Due to the reduction in air density by gaining altitude, lower air pressure or higher ambient temperatures an aircraft engine loses some of its rated power. At about 10000 ft the air pressure has dropped around 25% compared to sea level. Thus the engine gets 25% less air per intake stroke and therefore is reduced in power output. As a results aircraft performance suffers in climb ratio's, cruise speed and more. Even the pilot in an unpressurized cabin suffers and must be using extra oxygen when staying longer than thirty minutes above 10000 ft.
But carrying oxygen bottles for the engine is not very practical considering the amount of air it needs per minute. We therefore need a different solution. This is done in the form of an exhaust turbocharger or a geared supercharger and they compress the air before feeding it to the engine. And on these pages we will discuss both systems.
Turbo's are used more often than geared superchargers, but they place certain demands on the aircraft and pilot skills alike. Handling a turbo engine requires a bit more thought and training for the pilot.
With the turbocharger, the impeller (compressor) is linked together to a turbine driven by exhaust gas. The compressor is a radial or centrifugal flow type and the turbine is usually a radial flow, sometimes an axial flow turbine is used. The turbo uses engine oil for lubrication of the bearings. See the image to the right.
These devices are almost as old as the engines themselves. The one major obstacle was the difficulty in operating the turbine wheel in the white hot exhaust gasses. New metallurgy was needed to overcome these problems. The fact that the RPM of a turbocharger (over 80000 RPM) was so high, also placed some extra demands on the bearings and lubrication oil for the turbo.
The turbocharger uses the energy left in the exhaust gas (heat and pressure), it is more efficient than the geared supercharger which is mechanically driven by the engine crankshaft. The only drawback maybe is that the turbo creates some back pressure which reduces overall efficiency a bit. But of these two systems turbocharging is the more efficient one.
If all exhaust is directed to the turbine then with increasing engine RPM the turbo would spin faster and faster, possibly until destruction. At the same time the compressor would try to do its best to compress intake air fed to the engine. The pressure and temperature in the intake manifold could be more than the engine could handle leading also to its destruction.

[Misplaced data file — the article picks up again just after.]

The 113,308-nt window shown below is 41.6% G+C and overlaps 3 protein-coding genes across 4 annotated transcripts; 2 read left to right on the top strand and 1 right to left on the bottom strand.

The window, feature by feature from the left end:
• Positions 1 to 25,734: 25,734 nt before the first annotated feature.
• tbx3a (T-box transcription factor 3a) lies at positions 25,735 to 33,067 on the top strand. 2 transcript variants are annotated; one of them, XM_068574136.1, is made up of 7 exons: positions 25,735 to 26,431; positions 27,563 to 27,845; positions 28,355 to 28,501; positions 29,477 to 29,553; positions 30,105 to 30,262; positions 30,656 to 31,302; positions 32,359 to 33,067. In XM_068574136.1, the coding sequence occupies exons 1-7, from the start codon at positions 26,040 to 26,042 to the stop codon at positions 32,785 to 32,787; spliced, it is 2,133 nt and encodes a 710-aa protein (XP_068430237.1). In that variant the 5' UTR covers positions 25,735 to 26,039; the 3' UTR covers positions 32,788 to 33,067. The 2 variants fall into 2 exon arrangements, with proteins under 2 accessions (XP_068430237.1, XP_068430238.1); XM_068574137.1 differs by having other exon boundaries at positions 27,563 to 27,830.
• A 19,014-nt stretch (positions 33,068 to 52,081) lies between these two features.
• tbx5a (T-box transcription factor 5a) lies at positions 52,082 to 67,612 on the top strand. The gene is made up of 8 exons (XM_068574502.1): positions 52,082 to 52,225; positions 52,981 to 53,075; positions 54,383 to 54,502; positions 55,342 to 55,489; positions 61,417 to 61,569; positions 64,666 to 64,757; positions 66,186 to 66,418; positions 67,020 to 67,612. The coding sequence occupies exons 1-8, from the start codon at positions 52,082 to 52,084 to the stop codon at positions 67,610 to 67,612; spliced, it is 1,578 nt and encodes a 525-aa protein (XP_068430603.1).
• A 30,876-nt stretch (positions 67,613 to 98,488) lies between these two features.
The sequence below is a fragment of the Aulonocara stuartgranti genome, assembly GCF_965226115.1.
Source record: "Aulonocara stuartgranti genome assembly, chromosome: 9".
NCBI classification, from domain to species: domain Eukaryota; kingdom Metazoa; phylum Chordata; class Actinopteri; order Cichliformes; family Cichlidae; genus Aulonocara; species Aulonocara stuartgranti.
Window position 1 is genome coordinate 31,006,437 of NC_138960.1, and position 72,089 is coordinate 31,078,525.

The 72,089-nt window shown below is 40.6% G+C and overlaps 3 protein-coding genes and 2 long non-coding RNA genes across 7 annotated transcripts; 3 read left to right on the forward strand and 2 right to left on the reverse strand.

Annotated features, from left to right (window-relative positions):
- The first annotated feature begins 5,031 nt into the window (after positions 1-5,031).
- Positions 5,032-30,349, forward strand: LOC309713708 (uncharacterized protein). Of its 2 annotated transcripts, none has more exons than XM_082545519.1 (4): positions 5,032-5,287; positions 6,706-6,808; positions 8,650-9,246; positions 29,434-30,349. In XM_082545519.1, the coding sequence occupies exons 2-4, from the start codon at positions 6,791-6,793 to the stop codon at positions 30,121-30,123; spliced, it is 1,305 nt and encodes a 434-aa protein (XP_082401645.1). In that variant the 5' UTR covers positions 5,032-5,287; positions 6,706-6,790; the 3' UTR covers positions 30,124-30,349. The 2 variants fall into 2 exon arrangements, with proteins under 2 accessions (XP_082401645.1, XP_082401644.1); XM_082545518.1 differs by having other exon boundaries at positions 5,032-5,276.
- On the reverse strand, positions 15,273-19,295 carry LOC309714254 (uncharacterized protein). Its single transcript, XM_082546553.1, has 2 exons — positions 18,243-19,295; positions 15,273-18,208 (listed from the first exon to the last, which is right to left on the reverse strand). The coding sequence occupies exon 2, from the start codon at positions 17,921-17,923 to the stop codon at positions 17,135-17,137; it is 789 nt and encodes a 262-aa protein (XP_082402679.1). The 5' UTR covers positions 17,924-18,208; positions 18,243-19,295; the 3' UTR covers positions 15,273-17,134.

To control this process, a valve is placed in parallel with the turbine and the exhaust and when it is closed, almost all gasses are led to the turbine. This way it is possible to regulate the amount of gas to the turbine and so the intake manifold pressure.
The waste gate can be fixed or automatically / manually controlled to regulate the manifold pressure within its limits. With a fixed waste gate there is nothing a pilot can do but to retard throttle if anything goes awry. When applying power on takeoff, care is needed not to overboost the engine.
An automatically controlled waste gate uses some kind of logic (or a membrane connected to the inlet manifold) to control the amount of exhaust gasses to bypass the turbine. Leading to a better efficiency and easier control.
Engine charging can be turbo-normalizing, ie maintaining sea level pressure (~30" MAP) in the intake manifold until the waste gate is fully closed, this way the engine will keep its rated sea level power up to the altitude where the waste gate is fully closed. From that point on power output will drop as can be expected.
With turbocharging the inlet manifold is pressurized to about 40" (or even higher in some radial engines) putting more air into the cylinders. And more air in the cylinder means that more fuel can be burned thus more power is developed by the same engine. Although some strengthening is usually needed. To help avoid detonation most turbo engines have lower compression end values as intake air will already be under pressure.
Personally I would go for the turbo-normalized system as this will lead to the least amount of added stress in the engine and thus increases reliability and prolongs engine life so that it can run up to its specified TBO and even beyond.
The Bombardier Rotax 914 and 915iS are turbocharged versions of the normally aspirated Rotax 912(iS), power went up from 80 to 115/100 (141) bhp and they can maintain 100/127 bhp up to 16000/23000 ft. But equally, or maybe more, the complexity of the engines increased too.
These engines have an electronic control box and numerous sensors for temperature and pressure to maintain and control the turbo, its inherently complex and the pilot needs to handle the turbo with care regarding cool down time after landing and when applying takeoff power.
We have an AMT article for those interested in more information on turbochargers.